In this form of asexual reproduction, new polyps bud off from parent polyps to expand or begin new colonies. [a] This occurs when the parent polyp reaches a certain size and divides. This process continues throughout the animal's life and produces polyps that are genetically identical to the parent polyp.[b]
This method also allows a portion of an entire colony to establish a new colony. For instance, if a portion of a larger colony is broken off from the main colony during a storm or boat grounding, the separated individuals can start new coral colonies that are genetically identical to the parent colony. However, the sucess of the fragments in establishing a new colony is dependent upon whether they are exposed to favorable growth conditions. For instance, fragments exposed to strong wave action will find it difficult to settle on a substrate for continued growth.
To increase diversity in the gene pool, corals also reproduce sexually.
About three-quarters of all stony coral species are broadcast spawners and produce male and/or female gametes that are released into the water column in massive numbers, enabling them to distribute their offspring over a broad geographic area.[c] The gametes are positively buoyant and float towards the surface before the eggs and sperm join to form free-floating larvae called planulae. An individual planula floats in the water column until it finds a suitable space to call home - usually a hard surface to which it can attach.[c] Planulae are generally small enough that they can only be seen with a microscope. Large numbers of planulae are produced to compensate for the many hazards, such as predators, that they encounter as they are carried by water currents. The time between planula formation and settlement is a period of exceptionally high mortality for coral larvae.[b]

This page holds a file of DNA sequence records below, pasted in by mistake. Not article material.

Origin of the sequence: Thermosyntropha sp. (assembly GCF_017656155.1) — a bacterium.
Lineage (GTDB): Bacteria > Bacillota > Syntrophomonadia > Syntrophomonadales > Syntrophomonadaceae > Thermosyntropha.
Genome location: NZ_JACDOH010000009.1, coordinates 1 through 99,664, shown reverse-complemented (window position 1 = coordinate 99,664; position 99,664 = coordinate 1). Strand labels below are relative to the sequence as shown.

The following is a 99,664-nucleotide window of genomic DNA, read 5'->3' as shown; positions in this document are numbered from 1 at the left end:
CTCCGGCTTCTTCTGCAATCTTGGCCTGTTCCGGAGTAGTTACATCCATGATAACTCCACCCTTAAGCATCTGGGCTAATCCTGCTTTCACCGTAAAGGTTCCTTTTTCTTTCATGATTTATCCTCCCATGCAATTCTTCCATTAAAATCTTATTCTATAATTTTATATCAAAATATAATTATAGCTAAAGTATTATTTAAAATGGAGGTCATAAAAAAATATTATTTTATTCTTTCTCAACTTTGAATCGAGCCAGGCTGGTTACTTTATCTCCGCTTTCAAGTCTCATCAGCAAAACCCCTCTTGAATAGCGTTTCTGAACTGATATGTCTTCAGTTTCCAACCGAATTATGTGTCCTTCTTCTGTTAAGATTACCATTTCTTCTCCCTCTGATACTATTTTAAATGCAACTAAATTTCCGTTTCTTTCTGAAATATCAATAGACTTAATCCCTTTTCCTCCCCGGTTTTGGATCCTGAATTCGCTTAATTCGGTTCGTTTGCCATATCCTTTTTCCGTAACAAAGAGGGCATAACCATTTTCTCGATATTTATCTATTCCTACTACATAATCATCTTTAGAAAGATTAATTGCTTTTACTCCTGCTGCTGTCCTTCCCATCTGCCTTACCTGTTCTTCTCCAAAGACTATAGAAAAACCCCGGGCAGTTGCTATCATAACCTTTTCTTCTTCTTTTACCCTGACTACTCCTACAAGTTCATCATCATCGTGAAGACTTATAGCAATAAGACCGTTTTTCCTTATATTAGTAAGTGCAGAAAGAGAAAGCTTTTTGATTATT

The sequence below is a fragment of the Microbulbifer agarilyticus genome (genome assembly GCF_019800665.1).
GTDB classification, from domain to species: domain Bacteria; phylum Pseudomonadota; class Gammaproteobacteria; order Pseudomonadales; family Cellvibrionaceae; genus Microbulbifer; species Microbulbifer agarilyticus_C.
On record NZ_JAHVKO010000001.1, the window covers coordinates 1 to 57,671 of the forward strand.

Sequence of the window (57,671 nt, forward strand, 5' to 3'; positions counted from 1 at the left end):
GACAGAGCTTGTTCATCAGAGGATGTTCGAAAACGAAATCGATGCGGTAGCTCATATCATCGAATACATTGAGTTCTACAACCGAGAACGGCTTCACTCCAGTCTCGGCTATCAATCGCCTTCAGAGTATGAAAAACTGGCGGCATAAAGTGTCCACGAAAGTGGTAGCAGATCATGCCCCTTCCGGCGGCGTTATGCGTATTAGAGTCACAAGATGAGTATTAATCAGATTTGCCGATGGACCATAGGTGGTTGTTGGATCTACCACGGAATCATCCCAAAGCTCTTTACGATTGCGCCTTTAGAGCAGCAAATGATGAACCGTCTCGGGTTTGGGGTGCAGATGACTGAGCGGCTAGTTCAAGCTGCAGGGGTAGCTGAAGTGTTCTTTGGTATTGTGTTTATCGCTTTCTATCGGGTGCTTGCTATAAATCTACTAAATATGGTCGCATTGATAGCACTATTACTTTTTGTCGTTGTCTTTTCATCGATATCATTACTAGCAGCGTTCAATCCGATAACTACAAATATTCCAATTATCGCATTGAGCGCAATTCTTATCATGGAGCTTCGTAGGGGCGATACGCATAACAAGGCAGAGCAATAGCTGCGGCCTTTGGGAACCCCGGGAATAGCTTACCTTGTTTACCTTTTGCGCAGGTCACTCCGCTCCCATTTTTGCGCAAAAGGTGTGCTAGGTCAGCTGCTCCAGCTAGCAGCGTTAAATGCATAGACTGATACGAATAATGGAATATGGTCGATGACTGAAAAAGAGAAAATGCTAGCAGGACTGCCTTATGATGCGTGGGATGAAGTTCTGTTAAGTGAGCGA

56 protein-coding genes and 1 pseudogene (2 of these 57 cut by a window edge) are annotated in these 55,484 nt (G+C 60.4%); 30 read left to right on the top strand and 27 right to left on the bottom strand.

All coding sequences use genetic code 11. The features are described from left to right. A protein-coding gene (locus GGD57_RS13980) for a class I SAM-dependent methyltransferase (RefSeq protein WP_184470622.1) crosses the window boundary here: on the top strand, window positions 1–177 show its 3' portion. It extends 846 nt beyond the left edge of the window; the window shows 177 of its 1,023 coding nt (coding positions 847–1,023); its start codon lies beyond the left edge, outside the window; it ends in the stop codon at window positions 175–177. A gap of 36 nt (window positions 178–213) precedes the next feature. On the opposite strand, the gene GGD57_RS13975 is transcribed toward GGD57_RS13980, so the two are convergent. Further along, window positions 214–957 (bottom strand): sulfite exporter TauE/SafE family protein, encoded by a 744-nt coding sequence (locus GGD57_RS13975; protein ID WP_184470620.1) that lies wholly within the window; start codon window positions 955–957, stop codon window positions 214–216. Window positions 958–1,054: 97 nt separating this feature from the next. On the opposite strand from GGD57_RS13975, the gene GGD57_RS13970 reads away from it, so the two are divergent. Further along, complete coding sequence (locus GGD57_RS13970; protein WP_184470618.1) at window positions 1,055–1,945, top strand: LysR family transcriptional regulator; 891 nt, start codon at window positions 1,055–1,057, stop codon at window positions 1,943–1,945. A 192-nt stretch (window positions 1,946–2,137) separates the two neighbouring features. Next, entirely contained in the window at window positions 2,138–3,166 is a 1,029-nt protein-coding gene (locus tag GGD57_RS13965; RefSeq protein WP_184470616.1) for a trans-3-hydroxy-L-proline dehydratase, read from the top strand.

Along many reefs, coral spawning occurs as a synchronized event, when many coral species in an area release their eggs and sperm at about the same time. The timing of a broadcast spawning event is very important because male and female corals cannot move to make reproductive contact with each other. Because colonies may be separated by wide distances, the release of sperm and eggs must be precisely timed, and usually occurs in response to multiple environmental cues. There are both long-term and short-term controls that affect the timing of spawning events. The long-term control of spawning may be related to temperature, day length, or rate of temperature change. The short-term control is usually based on lunar cues. The final release, or spawn, is usually based on the time of sunset. [c] Broadcast spawning coral species may spawn on only one or a few nights each year, and though different species may spawn at different times, the spawning events for any given species happen at the same time.[d]
Whereas three quarters of stony corals are broadcast spawners, the remaining quarter of coral species are brooders. Brooding species generally have high success in recruiting new larvae into established colonies, but many of these species reach only small colony size and thus do not contribute much to the overall growth of a reef. In this reproduction mode, only male gametes are released into the water column. The male gametes are negatively buoyant and are transported by waves and current before sinking to the ocean floor. If encountered, the male gametes are then taken in by female coral polyps containing egg cells. Fertilization occurs inside the female coral and produces a small planula. This planula is released later through the mouth of the female coral at an advanced stage of development so that it is capable of settling onto hard substrate very soon after its release. Thus, brooding species generally disperse their larvae shorter distances from the mother colony than broadcasters. [d], [e]